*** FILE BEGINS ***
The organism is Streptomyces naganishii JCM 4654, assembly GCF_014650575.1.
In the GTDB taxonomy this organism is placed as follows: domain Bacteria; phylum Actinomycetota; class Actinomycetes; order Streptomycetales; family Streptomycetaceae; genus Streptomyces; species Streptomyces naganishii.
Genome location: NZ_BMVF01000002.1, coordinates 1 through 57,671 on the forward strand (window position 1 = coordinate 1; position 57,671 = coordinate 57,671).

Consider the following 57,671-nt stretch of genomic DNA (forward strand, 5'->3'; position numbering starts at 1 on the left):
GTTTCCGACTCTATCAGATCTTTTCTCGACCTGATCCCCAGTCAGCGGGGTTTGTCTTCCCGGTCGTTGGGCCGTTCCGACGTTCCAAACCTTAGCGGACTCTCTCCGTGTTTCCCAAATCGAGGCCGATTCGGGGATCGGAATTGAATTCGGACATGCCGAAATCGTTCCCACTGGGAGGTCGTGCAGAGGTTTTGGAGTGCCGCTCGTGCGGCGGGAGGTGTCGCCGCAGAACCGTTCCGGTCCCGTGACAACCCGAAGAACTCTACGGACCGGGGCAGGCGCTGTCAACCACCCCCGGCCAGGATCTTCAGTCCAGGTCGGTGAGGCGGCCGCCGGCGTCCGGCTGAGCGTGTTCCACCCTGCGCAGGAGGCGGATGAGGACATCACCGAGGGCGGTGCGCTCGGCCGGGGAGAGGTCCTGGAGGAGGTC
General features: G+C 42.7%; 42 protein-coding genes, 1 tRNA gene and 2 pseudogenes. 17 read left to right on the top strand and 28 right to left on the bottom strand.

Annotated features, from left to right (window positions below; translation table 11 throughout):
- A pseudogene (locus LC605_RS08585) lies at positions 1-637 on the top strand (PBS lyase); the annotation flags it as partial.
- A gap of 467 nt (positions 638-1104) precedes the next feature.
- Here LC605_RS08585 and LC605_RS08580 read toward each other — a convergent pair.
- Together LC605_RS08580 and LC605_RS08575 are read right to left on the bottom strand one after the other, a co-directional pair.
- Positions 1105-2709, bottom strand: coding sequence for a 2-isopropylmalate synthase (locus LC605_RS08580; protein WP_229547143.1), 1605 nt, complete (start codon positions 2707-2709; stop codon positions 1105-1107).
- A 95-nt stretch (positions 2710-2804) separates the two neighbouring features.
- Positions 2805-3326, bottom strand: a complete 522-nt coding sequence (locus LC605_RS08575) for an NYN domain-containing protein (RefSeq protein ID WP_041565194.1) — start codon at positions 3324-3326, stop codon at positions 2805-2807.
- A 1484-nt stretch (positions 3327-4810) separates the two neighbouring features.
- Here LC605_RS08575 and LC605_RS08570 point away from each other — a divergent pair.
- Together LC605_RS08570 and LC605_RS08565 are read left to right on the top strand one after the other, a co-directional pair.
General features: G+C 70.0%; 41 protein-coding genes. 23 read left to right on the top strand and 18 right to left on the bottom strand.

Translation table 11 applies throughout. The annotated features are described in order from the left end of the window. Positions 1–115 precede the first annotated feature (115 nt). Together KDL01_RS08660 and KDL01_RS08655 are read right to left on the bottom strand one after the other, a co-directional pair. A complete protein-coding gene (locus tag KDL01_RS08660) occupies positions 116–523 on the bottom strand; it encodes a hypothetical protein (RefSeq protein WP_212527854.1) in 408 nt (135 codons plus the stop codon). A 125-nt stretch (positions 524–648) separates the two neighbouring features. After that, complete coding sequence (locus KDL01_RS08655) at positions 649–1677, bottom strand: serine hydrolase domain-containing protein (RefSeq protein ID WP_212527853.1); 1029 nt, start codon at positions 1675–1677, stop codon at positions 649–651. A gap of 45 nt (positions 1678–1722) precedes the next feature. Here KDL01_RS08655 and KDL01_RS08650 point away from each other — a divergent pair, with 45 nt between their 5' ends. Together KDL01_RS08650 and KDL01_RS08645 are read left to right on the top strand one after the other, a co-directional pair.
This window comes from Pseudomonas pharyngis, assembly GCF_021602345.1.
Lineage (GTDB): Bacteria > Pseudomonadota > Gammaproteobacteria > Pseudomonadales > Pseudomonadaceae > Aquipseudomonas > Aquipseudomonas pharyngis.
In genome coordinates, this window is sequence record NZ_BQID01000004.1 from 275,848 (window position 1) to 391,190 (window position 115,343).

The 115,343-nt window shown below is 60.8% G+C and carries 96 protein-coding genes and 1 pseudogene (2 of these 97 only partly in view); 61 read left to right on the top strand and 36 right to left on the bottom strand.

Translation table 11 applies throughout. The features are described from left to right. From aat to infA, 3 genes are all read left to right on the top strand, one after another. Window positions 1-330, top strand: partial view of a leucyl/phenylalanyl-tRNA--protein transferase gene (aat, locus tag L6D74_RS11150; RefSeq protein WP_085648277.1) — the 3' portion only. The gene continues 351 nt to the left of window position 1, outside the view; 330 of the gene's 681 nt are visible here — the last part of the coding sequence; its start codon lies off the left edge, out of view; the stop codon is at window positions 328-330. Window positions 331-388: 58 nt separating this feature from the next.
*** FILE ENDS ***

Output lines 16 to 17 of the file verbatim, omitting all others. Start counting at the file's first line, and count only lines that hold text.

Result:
- Here LC605_RS08575 and LC605_RS08570 point away from each other — a divergent pair.
- Together LC605_RS08570 and LC605_RS08565 are read left to right on the top strand one after the other, a co-directional pair.